In addition to these rules, Old English poetry often features a distinctive set of rhetorical devices. The most common of these is the kenning, used throughout Beowulf . A kenning is a short metaphorical description of a thing used in place of the thing’s name; thus a ship might be called a “sea-rider,” or a king a “ring-giver.” Some translations employ kennings almost as frequently as they appear in the original. Others moderate the use of kennings in deference to a modern sensibility. But the Old English version of the epic is full of them, and they are perhaps the most important rhetorical device present in Old English poetry.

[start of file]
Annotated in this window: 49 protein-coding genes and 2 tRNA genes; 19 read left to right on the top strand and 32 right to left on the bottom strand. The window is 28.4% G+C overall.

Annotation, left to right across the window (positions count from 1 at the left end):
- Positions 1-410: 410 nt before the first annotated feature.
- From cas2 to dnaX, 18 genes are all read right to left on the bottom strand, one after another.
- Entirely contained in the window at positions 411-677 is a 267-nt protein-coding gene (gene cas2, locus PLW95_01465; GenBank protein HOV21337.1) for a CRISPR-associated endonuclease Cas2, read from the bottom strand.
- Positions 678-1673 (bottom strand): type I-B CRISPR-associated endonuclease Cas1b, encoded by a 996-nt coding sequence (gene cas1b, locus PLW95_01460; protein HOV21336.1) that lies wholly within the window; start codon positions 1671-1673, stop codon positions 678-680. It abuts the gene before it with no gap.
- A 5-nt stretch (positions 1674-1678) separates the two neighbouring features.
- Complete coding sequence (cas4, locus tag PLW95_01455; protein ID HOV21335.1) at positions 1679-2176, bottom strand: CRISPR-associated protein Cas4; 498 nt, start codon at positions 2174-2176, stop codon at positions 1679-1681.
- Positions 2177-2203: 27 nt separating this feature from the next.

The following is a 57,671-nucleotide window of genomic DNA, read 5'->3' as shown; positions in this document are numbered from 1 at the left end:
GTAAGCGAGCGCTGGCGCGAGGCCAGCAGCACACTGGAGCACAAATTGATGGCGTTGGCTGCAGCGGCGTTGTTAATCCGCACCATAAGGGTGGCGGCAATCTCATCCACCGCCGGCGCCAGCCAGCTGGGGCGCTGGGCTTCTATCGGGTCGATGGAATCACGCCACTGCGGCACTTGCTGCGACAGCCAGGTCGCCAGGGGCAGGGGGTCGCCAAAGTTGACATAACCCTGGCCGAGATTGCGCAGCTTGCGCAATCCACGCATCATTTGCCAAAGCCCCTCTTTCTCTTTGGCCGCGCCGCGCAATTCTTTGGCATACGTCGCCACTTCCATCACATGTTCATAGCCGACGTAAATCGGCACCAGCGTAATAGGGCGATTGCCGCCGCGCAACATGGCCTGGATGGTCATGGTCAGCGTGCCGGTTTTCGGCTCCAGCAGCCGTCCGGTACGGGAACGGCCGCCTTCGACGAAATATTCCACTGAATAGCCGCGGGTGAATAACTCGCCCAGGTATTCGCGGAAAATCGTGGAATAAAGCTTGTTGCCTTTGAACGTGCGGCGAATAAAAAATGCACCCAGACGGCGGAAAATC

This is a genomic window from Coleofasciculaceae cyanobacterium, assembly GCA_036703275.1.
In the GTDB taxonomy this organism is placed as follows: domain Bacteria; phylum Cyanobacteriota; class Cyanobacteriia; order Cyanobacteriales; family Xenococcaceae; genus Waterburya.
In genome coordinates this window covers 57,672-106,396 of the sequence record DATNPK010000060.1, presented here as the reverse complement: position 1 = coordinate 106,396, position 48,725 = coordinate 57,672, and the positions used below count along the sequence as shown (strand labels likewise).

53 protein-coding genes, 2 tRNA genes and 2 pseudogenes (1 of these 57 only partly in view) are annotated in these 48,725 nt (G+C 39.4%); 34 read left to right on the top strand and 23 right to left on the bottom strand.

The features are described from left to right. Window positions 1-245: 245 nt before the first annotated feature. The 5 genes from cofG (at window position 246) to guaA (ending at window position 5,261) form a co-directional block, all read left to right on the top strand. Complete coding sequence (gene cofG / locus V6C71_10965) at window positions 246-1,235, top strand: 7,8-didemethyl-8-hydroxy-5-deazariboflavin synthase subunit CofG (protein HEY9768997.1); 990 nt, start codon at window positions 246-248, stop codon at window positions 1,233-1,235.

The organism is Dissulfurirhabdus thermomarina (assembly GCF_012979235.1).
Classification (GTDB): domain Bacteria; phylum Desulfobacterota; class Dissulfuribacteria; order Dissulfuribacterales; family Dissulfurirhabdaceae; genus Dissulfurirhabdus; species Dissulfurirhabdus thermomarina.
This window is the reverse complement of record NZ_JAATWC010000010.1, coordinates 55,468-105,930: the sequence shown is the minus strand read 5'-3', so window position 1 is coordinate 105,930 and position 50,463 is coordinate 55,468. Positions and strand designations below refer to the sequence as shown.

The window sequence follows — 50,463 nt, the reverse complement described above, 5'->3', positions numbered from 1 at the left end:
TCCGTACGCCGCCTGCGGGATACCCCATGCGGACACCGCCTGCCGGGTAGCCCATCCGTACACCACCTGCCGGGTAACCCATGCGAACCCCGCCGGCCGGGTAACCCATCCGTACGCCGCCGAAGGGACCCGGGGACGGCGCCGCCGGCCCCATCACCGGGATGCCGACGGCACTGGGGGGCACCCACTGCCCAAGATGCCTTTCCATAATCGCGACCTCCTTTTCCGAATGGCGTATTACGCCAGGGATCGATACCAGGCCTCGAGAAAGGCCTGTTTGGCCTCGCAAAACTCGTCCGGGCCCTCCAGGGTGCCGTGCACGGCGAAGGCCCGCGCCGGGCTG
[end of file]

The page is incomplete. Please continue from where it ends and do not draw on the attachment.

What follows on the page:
Historical context of Christopher Marlowe’s Dr. Faustus is religious, as it hints at cultural changes taking place during Marlowe’s time. In 16th century Europe, there was a conflict between Roman Catholicism and the Protestant English Church. During this entire period, Calvinism was popular within the English churches; however, it was controversial. According to Calvinistic doctrine, the status of the people was predestined as saved or damned. Scholars and readers have debated on the stance that Marlowe’s play takes regarding the Calvinist doctrine, in whether Faustus is predestined to hell or not. The Renaissance period provides context for this play by Marlowe.
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